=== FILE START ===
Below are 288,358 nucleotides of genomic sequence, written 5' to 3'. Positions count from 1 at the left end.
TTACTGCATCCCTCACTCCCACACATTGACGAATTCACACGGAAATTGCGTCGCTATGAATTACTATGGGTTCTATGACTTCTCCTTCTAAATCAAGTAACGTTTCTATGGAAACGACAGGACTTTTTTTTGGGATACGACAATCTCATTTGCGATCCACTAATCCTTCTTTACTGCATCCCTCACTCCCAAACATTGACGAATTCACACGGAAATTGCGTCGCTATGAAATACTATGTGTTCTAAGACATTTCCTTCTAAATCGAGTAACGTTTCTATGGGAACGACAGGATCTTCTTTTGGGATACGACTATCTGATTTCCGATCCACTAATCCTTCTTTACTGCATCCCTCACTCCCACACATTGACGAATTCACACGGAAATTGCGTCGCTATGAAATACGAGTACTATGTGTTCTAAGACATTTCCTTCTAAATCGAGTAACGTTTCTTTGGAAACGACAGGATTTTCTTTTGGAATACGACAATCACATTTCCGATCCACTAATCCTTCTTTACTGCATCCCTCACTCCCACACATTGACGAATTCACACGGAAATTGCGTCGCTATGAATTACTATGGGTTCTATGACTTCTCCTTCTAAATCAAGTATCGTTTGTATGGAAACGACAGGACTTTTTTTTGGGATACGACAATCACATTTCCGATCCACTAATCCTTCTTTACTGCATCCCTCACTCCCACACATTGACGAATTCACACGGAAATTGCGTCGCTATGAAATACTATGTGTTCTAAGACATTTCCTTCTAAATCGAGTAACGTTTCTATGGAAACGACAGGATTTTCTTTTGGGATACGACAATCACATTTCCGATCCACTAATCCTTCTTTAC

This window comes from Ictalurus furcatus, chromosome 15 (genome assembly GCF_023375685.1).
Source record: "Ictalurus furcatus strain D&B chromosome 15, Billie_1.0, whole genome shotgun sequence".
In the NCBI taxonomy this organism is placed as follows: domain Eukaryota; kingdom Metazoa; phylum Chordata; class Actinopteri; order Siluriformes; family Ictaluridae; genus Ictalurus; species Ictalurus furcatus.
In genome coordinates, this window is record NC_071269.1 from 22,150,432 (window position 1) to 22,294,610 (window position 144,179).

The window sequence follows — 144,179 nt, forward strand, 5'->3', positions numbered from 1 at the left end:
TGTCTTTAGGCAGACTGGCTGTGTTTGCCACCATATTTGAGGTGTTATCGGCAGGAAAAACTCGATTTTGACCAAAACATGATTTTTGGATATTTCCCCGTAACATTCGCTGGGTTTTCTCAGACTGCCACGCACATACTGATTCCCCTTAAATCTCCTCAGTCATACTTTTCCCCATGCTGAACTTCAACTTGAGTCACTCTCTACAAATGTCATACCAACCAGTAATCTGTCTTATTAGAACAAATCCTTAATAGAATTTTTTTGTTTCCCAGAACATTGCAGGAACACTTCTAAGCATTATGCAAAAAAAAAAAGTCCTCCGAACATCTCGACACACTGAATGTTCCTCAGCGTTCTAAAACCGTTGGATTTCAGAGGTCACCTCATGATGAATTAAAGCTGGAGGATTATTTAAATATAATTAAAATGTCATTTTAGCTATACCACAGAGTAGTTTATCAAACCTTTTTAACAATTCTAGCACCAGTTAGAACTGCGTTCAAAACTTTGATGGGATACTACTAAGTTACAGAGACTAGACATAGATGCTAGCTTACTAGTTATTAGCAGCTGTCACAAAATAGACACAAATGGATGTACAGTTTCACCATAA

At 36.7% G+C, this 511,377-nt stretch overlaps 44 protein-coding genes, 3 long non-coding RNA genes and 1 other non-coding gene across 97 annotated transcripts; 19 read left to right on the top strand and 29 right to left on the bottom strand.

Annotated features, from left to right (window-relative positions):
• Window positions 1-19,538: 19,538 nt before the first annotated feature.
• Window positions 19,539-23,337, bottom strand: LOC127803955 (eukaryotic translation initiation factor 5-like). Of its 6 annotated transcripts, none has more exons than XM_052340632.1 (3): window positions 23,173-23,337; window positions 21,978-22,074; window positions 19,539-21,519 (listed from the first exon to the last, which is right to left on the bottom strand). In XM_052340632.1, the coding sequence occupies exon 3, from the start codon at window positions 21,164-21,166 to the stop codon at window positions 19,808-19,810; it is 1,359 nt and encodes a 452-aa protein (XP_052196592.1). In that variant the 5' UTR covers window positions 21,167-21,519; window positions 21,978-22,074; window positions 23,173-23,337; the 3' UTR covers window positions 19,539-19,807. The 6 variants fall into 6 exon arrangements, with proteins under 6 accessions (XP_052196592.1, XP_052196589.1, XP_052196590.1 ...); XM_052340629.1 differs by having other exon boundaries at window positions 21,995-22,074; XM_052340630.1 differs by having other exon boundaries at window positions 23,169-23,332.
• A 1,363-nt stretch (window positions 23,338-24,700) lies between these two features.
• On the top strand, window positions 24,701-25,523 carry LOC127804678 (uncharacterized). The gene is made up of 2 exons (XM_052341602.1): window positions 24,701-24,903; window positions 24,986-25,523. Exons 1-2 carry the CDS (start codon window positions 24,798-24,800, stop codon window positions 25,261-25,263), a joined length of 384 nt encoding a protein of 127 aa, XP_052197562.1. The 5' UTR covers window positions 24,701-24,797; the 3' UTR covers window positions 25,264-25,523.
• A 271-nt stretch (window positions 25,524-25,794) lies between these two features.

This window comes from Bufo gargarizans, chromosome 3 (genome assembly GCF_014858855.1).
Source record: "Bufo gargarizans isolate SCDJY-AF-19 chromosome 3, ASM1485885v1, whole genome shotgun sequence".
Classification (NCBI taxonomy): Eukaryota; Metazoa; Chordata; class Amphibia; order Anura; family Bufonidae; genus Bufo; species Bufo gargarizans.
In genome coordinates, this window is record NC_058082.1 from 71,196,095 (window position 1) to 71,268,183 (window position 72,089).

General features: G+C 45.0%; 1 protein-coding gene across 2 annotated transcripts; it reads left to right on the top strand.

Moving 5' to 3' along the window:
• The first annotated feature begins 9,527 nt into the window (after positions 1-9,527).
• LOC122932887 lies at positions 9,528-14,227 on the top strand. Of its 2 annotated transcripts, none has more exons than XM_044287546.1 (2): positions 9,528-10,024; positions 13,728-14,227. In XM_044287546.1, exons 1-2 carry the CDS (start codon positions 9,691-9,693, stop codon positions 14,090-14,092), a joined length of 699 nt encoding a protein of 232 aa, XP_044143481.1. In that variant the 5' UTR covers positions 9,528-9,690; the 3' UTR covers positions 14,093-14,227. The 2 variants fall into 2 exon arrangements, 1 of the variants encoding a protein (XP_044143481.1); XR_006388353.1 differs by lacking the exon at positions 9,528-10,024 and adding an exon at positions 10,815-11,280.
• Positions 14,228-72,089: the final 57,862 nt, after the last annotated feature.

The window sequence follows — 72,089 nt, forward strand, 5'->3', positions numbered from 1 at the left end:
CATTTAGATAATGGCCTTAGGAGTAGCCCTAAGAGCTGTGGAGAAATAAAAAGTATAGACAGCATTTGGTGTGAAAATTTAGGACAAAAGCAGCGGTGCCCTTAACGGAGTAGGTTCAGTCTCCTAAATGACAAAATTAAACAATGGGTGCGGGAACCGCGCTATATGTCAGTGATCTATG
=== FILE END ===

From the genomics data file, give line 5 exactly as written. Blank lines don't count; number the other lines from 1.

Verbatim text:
In the NCBI taxonomy this organism is placed as follows: domain Eukaryota; kingdom Metazoa; phylum Chordata; class Actinopteri; order Siluriformes; family Ictaluridae; genus Ictalurus; species Ictalurus furcatus.